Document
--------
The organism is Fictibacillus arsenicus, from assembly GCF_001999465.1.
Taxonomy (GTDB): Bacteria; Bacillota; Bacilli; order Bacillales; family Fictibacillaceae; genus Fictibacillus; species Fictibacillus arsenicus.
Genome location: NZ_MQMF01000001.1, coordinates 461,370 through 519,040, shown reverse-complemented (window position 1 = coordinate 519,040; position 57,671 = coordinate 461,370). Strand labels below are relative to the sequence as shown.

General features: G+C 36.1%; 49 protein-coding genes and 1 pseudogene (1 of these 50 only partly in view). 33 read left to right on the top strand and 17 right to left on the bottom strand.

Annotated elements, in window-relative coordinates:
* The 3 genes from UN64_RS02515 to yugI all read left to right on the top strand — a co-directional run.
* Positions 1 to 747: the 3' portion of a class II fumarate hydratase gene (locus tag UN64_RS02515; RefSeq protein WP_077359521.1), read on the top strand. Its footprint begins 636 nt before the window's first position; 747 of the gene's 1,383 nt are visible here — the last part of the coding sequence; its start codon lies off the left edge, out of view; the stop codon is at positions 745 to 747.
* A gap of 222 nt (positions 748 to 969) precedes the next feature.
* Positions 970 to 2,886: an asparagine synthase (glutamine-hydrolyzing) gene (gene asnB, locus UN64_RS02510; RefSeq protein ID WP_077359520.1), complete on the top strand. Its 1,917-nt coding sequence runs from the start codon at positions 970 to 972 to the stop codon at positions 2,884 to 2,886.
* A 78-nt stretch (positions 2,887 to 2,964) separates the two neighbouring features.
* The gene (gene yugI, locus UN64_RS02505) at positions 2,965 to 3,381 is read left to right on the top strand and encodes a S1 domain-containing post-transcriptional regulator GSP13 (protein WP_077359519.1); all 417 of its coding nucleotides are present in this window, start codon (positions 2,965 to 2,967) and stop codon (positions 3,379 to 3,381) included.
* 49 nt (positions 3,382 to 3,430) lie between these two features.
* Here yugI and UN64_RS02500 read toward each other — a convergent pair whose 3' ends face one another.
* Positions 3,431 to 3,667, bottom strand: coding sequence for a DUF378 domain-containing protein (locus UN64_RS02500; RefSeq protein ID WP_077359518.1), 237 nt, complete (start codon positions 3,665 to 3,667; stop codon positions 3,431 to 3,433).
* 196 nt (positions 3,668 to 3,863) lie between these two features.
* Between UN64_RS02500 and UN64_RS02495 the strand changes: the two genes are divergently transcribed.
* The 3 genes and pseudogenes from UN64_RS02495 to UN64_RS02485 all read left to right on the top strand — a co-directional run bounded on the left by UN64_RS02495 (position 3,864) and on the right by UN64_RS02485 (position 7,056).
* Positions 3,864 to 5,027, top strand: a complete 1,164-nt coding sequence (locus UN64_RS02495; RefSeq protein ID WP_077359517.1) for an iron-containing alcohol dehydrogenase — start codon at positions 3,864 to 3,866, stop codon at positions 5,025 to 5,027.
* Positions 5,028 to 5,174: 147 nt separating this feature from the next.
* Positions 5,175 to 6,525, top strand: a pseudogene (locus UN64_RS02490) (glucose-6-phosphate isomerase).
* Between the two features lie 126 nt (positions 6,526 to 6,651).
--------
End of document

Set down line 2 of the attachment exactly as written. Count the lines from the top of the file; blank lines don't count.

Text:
Taxonomy (GTDB): Bacteria; Bacillota; Bacilli; order Bacillales; family Fictibacillaceae; genus Fictibacillus; species Fictibacillus arsenicus.